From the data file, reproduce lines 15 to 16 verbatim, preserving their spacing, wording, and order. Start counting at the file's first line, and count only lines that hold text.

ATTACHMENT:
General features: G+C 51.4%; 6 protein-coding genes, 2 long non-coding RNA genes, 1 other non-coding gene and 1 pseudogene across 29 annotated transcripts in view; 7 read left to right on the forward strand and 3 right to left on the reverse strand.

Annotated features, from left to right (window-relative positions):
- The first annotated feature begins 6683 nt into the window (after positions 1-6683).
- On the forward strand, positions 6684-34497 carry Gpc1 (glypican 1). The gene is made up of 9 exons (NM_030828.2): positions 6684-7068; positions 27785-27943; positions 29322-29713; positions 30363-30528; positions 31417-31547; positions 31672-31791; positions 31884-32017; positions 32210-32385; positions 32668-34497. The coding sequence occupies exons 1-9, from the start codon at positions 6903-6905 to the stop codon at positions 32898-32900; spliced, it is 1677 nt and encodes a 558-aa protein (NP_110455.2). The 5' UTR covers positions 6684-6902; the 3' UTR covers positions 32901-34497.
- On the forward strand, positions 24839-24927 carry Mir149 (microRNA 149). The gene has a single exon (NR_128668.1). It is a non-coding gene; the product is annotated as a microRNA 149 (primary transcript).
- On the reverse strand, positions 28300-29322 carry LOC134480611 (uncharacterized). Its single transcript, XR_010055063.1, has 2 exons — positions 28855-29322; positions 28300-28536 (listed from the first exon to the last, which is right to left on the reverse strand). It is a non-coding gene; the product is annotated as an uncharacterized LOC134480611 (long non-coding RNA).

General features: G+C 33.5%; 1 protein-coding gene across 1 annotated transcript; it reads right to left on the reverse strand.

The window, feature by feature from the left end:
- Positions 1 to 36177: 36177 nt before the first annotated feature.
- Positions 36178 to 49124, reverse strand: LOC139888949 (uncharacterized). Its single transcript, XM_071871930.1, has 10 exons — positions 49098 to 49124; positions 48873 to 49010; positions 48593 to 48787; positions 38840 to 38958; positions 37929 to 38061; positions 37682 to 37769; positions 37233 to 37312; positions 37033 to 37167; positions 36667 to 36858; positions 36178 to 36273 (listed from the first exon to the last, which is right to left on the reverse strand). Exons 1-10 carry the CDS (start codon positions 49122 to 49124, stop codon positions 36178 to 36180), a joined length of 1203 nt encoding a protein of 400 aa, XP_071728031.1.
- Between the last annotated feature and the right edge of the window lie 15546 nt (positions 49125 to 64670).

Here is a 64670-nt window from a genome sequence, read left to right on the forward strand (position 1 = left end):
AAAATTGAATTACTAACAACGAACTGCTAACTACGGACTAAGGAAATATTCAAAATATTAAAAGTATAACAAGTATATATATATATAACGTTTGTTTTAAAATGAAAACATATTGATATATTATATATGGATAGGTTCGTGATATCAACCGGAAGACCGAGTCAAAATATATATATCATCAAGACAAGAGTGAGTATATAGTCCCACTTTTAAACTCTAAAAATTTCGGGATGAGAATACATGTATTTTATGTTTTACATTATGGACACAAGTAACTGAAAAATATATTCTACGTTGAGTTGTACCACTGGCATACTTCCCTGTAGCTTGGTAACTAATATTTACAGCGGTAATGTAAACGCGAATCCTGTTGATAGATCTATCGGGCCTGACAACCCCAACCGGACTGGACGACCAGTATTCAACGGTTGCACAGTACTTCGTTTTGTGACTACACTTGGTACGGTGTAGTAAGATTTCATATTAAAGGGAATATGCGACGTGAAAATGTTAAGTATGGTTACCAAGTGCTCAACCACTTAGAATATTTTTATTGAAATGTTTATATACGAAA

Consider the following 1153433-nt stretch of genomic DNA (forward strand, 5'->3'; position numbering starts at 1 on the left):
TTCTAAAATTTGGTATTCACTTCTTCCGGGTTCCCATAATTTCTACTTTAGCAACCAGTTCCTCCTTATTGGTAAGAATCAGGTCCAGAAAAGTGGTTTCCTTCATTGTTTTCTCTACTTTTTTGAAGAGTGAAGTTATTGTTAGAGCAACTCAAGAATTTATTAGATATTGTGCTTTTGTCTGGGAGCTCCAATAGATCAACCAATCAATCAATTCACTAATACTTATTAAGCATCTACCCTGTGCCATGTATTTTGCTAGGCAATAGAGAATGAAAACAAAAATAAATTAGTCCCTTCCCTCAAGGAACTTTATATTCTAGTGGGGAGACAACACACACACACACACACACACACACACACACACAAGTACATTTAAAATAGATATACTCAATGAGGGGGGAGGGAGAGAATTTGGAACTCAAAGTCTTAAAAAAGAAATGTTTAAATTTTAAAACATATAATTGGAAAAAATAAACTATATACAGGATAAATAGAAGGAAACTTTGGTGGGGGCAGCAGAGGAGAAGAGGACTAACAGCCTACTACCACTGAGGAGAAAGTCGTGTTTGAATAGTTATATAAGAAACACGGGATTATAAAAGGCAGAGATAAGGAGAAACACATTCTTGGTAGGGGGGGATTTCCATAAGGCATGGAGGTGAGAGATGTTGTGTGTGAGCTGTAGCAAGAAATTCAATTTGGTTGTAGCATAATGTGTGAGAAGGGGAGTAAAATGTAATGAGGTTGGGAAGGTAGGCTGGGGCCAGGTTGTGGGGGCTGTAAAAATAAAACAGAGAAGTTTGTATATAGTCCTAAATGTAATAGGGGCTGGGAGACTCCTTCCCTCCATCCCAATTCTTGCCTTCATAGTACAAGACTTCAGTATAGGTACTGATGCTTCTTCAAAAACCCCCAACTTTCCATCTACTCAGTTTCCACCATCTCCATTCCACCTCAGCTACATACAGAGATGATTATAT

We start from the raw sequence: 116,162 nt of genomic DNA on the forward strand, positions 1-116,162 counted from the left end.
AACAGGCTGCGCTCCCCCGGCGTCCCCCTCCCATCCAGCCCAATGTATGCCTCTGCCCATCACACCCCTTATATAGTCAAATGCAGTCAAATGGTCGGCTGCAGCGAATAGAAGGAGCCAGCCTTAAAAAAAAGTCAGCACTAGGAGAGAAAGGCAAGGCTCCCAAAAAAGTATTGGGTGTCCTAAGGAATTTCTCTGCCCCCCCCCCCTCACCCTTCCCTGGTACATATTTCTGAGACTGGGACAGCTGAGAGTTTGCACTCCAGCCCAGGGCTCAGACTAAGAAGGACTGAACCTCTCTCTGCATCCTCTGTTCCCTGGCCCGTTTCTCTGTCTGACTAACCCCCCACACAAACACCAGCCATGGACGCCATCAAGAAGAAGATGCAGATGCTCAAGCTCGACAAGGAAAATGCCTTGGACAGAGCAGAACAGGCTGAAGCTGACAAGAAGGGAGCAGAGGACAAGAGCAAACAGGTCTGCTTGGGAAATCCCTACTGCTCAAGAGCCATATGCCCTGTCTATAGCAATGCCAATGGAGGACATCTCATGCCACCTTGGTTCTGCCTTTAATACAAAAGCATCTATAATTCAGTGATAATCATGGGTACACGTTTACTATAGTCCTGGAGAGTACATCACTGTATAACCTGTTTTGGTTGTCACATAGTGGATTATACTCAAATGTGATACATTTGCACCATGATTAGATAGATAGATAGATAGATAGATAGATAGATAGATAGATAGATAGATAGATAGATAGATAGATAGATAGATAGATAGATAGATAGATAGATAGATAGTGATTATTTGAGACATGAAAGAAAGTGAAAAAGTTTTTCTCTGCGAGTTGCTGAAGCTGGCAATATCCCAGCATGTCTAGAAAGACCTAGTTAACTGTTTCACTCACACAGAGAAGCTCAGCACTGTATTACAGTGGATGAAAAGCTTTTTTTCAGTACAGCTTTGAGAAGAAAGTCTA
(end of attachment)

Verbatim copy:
TTCTAAAATTTGGTATTCACTTCTTCCGGGTTCCCATAATTTCTACTTTAGCAACCAGTTCCTCCTTATTGGTAAGAATCAGGTCCAGAAAAGTGGTTTCCTTCATTGTTTTCTCTACTTTTTTGAAGAGTGAAGTTATTGTTAGAGCAACTCAAGAATTTATTAGATATTGTGCTTTTGTCTGGGAGCTCCAATAGATCAACCAATCAATCAATTCACTAATACTTATTAAGCATCTACCCTGTGCCATGTATTTTGCTAGGCAATAGAGAATGAAAACAAAAATAAATTAGTCCCTTCCCTCAAGGAACTTTATATTCTAGTGGGGAGACAACACACACACACACACACACACACACACACACACAAGTACATTTAAAATAGATATACTCAATGAGGGGGGAGGGAGAGAATTTGGAACTCAAAGTCTTAAAAAAGAAATGTTTAAATTTTAAAACATATAATTGGAAAAAATAAACTATATACAGGATAAATAGAAGGAAACTTTGGTGGGGGCAGCAGAGGAGAAGAGGACTAACAGCCTACTACCACTGAGGAGAAAGTCGTGTTTGAATAGTTATATAAGAAACACGGGATTATAAAAGGCAGAGATAAGGAGAAACACATTCTTGGTAGGGGGGGATTTCCATAAGGCATGGAGGTGAGAGATGTTGTGTGTGAGCTGTAGCAAGAAATTCAATTTGGTTGTAGCATAATGTGTGAGAAGGGGAGTAAAATGTAATGAGGTTGGGAAGGTAGGCTGGGGCCAGGTTGTGGGGGCTGTAAAAATAAAACAGAGAAGTTTGTATATAGTCCTAAATGTAATAGGGGCTGGGAGACTCCTTCCCTCCATCCCAATTCTTGCCTTCATAGTACAAGACTTCAGTATAGGTACTGATGCTTCTTCAAAAACCCCCAACTTTCCATCTACTCAGTTTCCACCATCTCCATTCCACCTCAGCTACATACAGAGATGATTATAT

We start from the raw sequence: 116,162 nt of genomic DNA on the forward strand, positions 1-116,162 counted from the left end.